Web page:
“We do think it brings into play American vendors that have been left out of the traditional networks,” Ergen told LightReading in a recent interview. “So we know we’ll have a much more American-centric set of vendors than the traditional incumbents.” He offered some names that would be considered – all of them already part of Rakuten’s cloud-native 4G/5G network plan. They were Cisco, Intel, Red Hat and Altiostar.

Tom Cullen, Dish’s EVP for corporate development, has already been dropping hints to the potential suppliers, having issued a merged RFP and RFI , on the grounds that “some things we’ll be procuring in the immediate term, others we are getting ideas how to optimize”.  He said the document covers the whole system Dish envisages for 5G, from core to RAN to mobile edge. The first selection is likely to be for the virtualized core network, though he thinks Dish is likely to choose just one supplier for that, rather than taking the multivendor approach of a few brave MNOs such as NTT Docomo of Japan.

In the first phase, Dish aims to keep the network asset-light. Cullen said that, since it would not have large numbers of customers on day one, small cells will be a second-phase priority. It will look to minimize equipment on macro towers – and therefore costs – by moving a substantial proportion of baseband processing to the cloud and stealing a march on rivals by creating a cloud-centric, highly virtualized platform that can behave in an agile manner.

“We are casting a wide net,” Cullen said. “There are a lot of good ideas out there from players that are not traditional wireless companies.”

Smaller providers will also be offering new opportunities to US vendors. Trends such as shared spectrum and cloud-based hosted core networks will enable more companies to afford to build wireless networks, often for a specific industry, location or application. This more diverse and fragmented service provider base will favor a more varied supplier landscape too, more akin to that in WiFi.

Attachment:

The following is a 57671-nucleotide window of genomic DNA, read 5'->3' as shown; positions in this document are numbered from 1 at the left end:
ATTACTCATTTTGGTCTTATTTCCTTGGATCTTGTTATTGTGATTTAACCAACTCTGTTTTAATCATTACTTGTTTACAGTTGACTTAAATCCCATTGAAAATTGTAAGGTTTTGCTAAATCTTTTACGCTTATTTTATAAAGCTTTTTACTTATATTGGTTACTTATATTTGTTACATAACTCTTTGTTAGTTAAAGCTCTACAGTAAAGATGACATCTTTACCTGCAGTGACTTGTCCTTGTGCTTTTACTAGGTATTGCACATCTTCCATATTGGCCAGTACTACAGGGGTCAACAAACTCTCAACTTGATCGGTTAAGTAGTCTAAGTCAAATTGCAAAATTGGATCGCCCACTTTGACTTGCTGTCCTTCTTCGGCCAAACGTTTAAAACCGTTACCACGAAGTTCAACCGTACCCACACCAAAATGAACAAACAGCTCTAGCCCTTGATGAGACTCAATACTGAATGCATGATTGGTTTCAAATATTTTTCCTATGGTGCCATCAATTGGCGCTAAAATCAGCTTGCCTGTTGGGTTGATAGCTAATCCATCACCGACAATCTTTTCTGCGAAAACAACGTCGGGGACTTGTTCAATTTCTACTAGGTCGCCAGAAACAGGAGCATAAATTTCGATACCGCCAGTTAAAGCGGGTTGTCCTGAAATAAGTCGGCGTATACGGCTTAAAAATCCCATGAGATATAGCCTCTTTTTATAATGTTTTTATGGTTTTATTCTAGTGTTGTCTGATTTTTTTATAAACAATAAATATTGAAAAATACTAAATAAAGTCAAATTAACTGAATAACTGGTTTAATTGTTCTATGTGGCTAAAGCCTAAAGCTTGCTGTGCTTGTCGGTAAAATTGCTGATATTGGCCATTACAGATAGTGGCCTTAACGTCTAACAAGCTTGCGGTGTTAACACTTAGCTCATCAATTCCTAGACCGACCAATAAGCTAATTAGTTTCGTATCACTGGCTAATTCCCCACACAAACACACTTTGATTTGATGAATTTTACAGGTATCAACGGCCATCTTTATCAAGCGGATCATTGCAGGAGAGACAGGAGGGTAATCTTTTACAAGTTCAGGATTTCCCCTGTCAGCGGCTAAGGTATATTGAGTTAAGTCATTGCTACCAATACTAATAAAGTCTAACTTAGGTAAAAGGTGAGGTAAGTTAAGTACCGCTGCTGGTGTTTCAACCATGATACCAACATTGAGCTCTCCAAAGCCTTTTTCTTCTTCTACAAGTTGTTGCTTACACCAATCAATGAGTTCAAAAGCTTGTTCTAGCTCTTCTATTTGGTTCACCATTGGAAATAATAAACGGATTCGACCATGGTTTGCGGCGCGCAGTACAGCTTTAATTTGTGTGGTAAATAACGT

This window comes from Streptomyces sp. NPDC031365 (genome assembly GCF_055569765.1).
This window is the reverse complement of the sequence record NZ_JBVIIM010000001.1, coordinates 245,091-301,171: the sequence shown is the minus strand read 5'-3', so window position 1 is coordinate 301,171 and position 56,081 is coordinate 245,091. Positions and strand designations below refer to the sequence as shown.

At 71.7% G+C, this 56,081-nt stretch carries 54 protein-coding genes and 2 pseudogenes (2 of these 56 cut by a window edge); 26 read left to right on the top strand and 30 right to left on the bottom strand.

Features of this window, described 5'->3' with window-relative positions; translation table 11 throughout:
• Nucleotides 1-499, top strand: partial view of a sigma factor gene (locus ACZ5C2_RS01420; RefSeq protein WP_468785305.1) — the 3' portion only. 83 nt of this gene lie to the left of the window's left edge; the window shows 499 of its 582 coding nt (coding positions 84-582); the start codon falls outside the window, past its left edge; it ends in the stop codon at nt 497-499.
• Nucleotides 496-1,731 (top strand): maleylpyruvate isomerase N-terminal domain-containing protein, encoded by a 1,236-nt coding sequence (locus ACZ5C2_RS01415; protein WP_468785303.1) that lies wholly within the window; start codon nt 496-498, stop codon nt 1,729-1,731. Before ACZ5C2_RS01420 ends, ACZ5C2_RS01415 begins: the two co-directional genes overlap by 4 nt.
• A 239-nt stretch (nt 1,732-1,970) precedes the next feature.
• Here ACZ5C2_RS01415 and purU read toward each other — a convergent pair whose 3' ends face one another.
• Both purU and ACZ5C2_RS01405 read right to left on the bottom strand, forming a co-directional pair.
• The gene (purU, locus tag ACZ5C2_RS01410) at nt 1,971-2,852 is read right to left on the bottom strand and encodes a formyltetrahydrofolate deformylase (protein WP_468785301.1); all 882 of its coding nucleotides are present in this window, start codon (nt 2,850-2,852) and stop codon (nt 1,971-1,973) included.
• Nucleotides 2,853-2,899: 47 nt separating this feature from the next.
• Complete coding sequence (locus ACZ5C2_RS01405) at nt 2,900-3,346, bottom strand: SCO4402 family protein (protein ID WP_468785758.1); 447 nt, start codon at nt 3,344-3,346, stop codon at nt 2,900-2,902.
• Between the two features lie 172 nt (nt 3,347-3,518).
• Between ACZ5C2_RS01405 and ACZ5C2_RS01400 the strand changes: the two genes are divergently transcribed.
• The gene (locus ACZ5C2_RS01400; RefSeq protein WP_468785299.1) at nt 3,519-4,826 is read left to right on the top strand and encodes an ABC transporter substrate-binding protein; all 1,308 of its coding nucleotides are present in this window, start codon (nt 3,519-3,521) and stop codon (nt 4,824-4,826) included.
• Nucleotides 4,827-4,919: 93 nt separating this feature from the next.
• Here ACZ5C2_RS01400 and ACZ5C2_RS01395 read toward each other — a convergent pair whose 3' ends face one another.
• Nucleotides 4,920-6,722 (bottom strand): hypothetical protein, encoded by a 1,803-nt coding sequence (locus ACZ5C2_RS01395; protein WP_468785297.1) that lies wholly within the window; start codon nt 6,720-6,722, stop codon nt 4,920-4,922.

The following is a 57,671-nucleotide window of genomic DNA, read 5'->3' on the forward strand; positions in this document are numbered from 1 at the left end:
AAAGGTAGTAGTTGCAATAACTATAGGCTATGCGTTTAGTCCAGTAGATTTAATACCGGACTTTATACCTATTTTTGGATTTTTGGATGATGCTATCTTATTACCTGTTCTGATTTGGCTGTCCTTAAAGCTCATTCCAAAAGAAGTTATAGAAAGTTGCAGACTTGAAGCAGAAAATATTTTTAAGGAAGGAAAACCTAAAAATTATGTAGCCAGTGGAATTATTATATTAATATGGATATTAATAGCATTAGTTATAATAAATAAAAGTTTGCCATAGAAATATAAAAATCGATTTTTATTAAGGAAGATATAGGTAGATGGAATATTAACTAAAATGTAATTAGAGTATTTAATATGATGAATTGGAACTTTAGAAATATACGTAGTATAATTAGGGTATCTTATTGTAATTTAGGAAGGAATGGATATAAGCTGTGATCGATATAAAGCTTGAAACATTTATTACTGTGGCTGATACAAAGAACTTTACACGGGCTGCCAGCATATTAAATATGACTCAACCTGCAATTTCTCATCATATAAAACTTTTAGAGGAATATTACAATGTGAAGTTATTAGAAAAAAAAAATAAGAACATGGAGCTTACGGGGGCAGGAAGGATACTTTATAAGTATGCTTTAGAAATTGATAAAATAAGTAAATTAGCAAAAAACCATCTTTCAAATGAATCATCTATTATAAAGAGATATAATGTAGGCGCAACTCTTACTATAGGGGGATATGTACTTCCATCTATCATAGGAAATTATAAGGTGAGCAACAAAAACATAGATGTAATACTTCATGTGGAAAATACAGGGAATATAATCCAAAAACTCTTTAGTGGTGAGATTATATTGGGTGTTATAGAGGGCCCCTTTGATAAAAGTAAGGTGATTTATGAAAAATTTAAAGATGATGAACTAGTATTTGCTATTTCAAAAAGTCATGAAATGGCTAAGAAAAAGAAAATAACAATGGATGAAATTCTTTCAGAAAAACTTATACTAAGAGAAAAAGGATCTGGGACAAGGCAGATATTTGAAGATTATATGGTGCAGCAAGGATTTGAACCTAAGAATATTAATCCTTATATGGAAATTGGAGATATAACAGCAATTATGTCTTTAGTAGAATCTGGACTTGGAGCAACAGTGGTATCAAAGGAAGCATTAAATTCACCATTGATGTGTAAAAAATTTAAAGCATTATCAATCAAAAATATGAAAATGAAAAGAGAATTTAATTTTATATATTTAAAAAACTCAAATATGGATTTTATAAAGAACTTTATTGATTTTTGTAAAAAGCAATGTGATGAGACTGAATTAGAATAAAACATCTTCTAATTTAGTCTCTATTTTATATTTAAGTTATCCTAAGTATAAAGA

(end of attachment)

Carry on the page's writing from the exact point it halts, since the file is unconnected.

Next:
For instance, Gogo Wireless, provider of in-flight cellular and WiFi services, said recently that it was working with an unnamed “leading US 5G solutions provider” as it nears completion of the design phase of its 5G network. CEO Oakleigh Thorne told a second quarter results call that because Gogo’s business is specialized, “we can’t buy things off the shelf. We have to actually design the equipment with our vendors”.

In 4G, that partner was ZTE of China. “We’ve been partnered with ZTE in the past. We now have an American vendor in that role,” said Thorne.

Gogo announced in May that it planned to build a 5G air-to-ground (ATG) network to serve business aviation aircraft, commercial regional jets and smaller mainline jets operating within the USA and Canada. Gogo expects the network to be available for business and commercial aviation in 2021.

It will build its 5G network on existing infrastructure of more than 250 towers and will use unlicensed spectrum in the 2.4 GHz range, with proprietary modem and beamforming technology.